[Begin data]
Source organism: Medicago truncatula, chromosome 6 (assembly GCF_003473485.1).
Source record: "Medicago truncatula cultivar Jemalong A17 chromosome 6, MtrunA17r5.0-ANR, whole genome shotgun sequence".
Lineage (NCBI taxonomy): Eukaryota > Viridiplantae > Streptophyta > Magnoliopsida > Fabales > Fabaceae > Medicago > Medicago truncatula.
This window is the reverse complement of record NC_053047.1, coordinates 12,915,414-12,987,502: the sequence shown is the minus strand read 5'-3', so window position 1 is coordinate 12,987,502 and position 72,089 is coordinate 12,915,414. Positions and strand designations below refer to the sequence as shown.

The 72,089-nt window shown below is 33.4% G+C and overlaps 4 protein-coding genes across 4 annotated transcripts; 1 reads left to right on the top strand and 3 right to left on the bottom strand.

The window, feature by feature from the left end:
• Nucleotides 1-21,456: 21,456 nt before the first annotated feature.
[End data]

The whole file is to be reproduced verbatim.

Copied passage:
Source organism: Medicago truncatula, chromosome 6 (assembly GCF_003473485.1).
Source record: "Medicago truncatula cultivar Jemalong A17 chromosome 6, MtrunA17r5.0-ANR, whole genome shotgun sequence".
Lineage (NCBI taxonomy): Eukaryota > Viridiplantae > Streptophyta > Magnoliopsida > Fabales > Fabaceae > Medicago > Medicago truncatula.
This window is the reverse complement of record NC_053047.1, coordinates 12,915,414-12,987,502: the sequence shown is the minus strand read 5'-3', so window position 1 is coordinate 12,987,502 and position 72,089 is coordinate 12,915,414. Positions and strand designations below refer to the sequence as shown.

The 72,089-nt window shown below is 33.4% G+C and overlaps 4 protein-coding genes across 4 annotated transcripts; 1 reads left to right on the top strand and 3 right to left on the bottom strand.

The window, feature by feature from the left end:
• Nucleotides 1-21,456: 21,456 nt before the first annotated feature.